# Query regarding steady state error in a velocity control system

## Main Question or Discussion Point

Hi

I was reading BC Kuo's Automatic Control Systems where I came across a solved problem (page 369 of 7th edition) regarding velocity control. I have a problem understanding how the steady state error has been computed. The original problem and its solution as given in the book are quoted below.

Let the feed-forward transfer function be

$$G(s) = \frac{1}{s^2(s+12)}$$

and the feedback transfer function be

$$H(s) = K_{t}s$$

where $K_{t}[/tex] is the tachometer constant. Let [itex]K_{t} = 10$ V/rad-sec. This means that for a unit step of 1 V, the desired velocity in the steady state is 1/10 or 0.1 rad/sec, since when this is achieved, the output voltage of the tachometer would be 1 V and the steady state error would be zero. The closed loop transfer function of the system is

$$M(s) = \frac{Y(s)}{R(s)} = \frac{G(s)}{1+G(s)H(s)} = \frac{1}{s(s^2+12s+10)}$$

For a unit step input $R(s) = 1/s$. The output time response is

$$y(t) = 0.1t - 0.12 - 0.000796e^{-11.1t} + 0.1208e^{-0.901t}$$

for $t \geq 0$

Since the exponential terms of $y(t)$ all diminish as $t \rightarrow \infty$, the steady state part of $y(t)$ is $0.1t-12$. Thus the steady state error of the system is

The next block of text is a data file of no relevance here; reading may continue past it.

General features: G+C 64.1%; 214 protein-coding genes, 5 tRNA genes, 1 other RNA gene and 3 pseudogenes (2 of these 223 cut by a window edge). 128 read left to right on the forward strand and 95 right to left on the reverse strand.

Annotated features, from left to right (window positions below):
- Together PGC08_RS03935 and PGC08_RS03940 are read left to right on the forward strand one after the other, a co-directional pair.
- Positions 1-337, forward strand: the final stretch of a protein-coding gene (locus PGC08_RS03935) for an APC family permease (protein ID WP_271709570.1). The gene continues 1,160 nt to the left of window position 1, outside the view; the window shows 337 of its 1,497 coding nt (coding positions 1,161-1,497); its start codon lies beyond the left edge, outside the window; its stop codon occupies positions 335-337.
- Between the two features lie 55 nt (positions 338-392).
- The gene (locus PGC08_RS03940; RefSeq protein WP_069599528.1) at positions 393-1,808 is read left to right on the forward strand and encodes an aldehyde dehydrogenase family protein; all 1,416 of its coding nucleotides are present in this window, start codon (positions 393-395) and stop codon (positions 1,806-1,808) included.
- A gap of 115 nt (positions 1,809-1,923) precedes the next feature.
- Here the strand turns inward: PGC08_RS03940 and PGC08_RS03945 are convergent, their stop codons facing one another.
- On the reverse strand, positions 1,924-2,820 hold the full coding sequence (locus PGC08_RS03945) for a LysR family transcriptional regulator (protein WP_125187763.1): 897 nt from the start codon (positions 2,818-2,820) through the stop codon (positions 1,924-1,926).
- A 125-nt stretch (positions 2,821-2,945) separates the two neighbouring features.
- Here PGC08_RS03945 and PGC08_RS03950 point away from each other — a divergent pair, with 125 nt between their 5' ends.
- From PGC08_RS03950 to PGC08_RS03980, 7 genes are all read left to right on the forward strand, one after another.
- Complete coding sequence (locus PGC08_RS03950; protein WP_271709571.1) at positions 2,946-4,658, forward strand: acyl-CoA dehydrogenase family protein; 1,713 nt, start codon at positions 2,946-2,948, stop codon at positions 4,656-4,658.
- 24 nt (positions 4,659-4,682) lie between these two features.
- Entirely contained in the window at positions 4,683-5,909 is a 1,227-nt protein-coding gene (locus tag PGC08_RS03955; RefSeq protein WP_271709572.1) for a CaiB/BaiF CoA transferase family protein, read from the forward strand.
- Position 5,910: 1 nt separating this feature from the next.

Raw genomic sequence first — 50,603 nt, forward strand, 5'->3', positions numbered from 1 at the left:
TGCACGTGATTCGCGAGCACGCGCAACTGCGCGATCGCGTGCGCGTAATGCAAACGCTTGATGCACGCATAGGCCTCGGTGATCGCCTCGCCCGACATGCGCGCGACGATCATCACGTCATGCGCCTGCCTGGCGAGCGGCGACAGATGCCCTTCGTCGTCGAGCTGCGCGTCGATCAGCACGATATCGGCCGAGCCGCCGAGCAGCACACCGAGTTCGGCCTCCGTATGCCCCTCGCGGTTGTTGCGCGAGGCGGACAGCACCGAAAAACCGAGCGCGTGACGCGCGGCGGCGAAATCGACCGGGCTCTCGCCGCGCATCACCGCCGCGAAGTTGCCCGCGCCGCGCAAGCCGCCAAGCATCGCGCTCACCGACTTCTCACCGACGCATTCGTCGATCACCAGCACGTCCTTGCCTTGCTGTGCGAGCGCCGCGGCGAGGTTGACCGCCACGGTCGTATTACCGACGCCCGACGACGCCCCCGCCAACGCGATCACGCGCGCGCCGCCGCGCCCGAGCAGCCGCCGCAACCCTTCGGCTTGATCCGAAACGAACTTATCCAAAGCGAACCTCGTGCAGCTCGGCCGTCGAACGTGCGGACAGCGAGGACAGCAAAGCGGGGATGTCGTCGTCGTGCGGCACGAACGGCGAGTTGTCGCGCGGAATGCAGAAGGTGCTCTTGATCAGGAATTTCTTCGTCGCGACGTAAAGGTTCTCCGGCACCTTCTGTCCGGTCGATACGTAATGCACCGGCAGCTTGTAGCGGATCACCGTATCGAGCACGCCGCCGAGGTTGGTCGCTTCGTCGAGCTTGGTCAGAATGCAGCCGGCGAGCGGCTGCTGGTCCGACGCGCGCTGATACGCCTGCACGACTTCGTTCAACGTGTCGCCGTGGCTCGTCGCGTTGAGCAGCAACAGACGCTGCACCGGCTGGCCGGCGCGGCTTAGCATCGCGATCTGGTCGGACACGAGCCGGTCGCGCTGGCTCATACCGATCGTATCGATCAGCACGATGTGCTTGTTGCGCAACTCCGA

$$e_{ss} = \lim_{t\rightarrow \infty}\left[0.1t - y(t)\right] = 0.12$$
I am not clear about how the steady state error has been computed here. I understand that the dominating terms as $t\rightarrow \infty$ are the linear term and the constant term, but how does the limit of the (0.1t -y(t)) term represent steady state error? How is the reference signal equal to 0.1t?

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Anyone?

I haven't been able to figure this out yet, so I would be really grateful if someone could look into it for me and tell me what the mistake in my understanding/interpretation is?

Got it...thanks to varunag :-)

It should be 10V/rad/sec. The output is the angle measure.

For the later occurrences, steady state means change of the function goes to zero when t goes to infinity right? That means if I take the derivative of the function it should go to zero since there is a steady state(existence must be checked of course!) then derivative means multiplying with s right?

$$\lim_{t\to \infty} f(t)\star u(t) = \lim_{s\to 0}sf(s)u(s)\$$

If the limit exists it will give you the SS error.